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Everything about Transcranial Magnetic Stimulation therapy!

Author: Jason Pace
by Jason Pace
Posted: Mar 04, 2021

When other treatments for depression don’t work, physicians prescribe TMS therapy. We understand you might have many questions about Transcranial Magnetic Stimulation. So here, we have compiled several questions that patients commonly ask us. Whether you are currently receiving TMS therapy or are a prospective patient, we hope you find this article helpful.

What is TMS, and how does it help depression?

TMS is a treatment for depression that works by stimulating the brain cells directly. It is a non-invasive brain stimulation technique that uses a treatment coil placed over the patient's head to pass brief magnetic pulses to a specific area in the brain. When these pulses are admitted in rapid succession, it is referred to as rTMS.

rTMS has been shown to create changes in neuronal activity in regions of the brain connected with mood regulations such as the prefrontal cortex. As each magnetic field passes through the skull and into the brain, it induces the brief activity of the cells under the coil. The frequency of pulse delivered also influences whether the brain activity is decreased or increased by the session.

When is TMS Australia used?

Psychotherapy and antidepressant medications are the first lines of treatment for major depression. However, these treatments do not work for every individual. In that case, TMS may be used as an alternative treatment to achieve adequate relief. Moreover, patients who are unable to tolerate medication can also consider TMS therapy.

Is TMS therapy like ECT?

No, ECT and TMS are very different treatments. ECT, also known as shock therapy, causes seizures intentionally. So patients receiving this treatment must be sedated with general anaesthesia. The recovery from this treatment session occurs slowly, and patients are usually monitored closely for a few hours after therapy. In contrast, TMS does not induce seizures and does not require anaesthesia, muscle relaxants, or sedation. Patients can continue daily activities immediately after the TMS session. There is no recovery time, so they can drive back home afterward and return to their normal activities.

What happens during the TMS procedure?

rTMS uses magnetic pulses. Before starting the treatment, patients are advised to remove any magnetic sensitive objects such as credit cards and jewellery. Patients are also asked to wear earplugs during the treatment for hearing protection and comfort as rTMS produces loud clicking sounds with each pulse.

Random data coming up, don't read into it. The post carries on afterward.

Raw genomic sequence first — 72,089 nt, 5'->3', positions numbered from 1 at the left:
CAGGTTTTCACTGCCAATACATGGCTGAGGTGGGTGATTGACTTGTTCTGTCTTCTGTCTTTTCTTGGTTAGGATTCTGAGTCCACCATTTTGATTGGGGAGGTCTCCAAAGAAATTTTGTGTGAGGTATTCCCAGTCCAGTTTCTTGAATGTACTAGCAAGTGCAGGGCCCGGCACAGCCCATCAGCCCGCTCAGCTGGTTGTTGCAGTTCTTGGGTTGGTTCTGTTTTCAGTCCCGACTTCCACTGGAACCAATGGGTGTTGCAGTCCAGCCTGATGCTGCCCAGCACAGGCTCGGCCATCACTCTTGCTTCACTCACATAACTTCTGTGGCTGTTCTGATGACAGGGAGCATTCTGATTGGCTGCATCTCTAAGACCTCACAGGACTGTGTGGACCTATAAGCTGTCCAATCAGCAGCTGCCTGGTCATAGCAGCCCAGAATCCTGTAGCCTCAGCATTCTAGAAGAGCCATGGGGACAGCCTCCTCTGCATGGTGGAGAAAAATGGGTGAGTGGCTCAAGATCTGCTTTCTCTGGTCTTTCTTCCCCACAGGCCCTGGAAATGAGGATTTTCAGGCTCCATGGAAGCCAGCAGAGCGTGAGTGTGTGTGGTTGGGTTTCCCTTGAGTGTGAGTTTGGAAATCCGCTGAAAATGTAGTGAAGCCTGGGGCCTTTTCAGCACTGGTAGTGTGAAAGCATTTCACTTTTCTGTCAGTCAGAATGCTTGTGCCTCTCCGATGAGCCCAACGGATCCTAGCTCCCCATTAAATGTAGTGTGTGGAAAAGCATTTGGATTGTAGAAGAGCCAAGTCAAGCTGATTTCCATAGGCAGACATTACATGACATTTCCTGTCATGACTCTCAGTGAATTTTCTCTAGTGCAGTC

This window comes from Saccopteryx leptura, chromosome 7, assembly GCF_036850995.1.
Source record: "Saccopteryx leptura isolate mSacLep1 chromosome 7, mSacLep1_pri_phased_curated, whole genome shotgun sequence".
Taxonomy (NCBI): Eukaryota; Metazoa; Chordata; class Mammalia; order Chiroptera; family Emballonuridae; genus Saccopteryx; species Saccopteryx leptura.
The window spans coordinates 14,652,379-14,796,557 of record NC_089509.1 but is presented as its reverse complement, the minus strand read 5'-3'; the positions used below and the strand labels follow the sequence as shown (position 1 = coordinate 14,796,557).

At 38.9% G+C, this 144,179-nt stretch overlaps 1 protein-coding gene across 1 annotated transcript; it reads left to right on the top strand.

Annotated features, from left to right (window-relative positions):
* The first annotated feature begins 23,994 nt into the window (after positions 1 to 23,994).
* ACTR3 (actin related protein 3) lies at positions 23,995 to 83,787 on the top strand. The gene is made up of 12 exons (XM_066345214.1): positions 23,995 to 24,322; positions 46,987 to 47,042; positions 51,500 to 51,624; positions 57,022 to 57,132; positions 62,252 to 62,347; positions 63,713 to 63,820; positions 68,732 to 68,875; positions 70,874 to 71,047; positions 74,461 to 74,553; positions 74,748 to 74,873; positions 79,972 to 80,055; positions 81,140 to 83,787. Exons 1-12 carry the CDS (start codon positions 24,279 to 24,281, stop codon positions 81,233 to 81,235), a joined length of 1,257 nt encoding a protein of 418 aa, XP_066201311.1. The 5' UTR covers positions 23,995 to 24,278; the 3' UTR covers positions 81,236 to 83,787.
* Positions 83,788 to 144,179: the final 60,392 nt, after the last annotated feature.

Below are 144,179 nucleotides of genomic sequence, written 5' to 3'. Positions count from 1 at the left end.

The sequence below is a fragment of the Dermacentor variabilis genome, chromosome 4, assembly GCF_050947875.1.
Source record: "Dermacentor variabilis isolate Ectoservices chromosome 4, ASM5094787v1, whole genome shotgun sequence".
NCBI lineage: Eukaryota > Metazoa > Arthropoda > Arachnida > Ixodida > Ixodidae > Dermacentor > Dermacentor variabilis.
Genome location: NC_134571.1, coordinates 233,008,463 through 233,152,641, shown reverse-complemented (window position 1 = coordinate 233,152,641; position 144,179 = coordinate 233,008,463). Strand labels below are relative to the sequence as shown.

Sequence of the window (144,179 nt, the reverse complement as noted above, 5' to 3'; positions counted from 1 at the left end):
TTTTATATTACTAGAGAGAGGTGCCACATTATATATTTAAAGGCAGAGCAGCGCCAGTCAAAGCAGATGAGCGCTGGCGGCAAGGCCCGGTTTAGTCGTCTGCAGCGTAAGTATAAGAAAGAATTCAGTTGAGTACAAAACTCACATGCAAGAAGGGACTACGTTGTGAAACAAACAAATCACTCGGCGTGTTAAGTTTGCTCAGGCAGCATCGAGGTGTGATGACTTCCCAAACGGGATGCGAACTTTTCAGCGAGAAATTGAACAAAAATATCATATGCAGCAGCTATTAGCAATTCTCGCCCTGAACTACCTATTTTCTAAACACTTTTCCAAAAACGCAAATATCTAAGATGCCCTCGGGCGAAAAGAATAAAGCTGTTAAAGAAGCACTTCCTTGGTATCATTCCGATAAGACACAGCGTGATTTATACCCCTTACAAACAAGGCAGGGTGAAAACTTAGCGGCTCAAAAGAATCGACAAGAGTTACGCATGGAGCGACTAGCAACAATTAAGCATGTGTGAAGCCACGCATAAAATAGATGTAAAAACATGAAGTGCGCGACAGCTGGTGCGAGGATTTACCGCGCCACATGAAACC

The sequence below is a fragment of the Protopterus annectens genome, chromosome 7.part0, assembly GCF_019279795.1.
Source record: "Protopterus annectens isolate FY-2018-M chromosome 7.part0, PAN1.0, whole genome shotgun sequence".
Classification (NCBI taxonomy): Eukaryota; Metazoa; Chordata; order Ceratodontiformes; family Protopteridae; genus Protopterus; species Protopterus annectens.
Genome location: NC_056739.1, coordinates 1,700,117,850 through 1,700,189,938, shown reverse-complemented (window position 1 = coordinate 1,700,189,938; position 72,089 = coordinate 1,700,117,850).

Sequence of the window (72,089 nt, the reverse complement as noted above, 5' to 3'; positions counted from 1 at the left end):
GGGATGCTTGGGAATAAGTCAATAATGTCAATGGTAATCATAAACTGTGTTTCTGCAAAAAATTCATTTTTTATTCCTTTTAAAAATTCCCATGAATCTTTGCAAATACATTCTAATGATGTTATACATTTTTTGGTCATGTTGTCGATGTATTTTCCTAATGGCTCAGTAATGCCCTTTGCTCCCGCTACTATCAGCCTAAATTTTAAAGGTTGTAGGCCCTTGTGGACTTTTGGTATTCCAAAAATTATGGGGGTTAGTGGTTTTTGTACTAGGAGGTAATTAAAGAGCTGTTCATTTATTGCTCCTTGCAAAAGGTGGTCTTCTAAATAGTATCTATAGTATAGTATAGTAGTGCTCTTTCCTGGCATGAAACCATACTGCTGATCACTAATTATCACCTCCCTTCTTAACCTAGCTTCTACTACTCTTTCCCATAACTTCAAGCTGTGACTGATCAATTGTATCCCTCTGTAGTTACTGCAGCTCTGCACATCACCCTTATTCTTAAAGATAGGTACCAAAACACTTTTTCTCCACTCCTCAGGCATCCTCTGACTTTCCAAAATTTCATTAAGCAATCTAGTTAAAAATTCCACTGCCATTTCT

Patients are comfortably seated during each session. During the first rTMS session, some measurements are taken to ensure the coil is placed appropriately over the patient's head. Once it is done, the TMS coil is suspended over the individuals' scalp. The experts then measure the patient’s motor threshold by administering brief pulses. Measuring this helps then personalise the treatment session and manage the amount of energy needed to stimulate brain cells. Once the motor threshold is fixed, the coil is then moved forward to sit above the front region of the patient's brain. Treatment then commences. During the treatment, patients will hear series of clicking sounds and feel a tapping sensation under the treatment coil. The motor threshold isn't checked at every session but might be reassessed if there is a concern it might have changed.

The author is an avid blogger. With a highly dedicated and experienced team, he delivers specialised transcranial magnetic stimulation to all his patients. If you are looking for more details like, rTMS treatment cost, visit http://sydneytms.com.au/.

About the Author

The author is an avid blogger. With a highly dedicated and experienced team, he delivers specialised transcranial magnetic stimulation to all his patients. If you are looking for, visit http://sydneytms.com.au/

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Author: Jason Pace

Jason Pace

Member since: Sep 22, 2020
Published articles: 42

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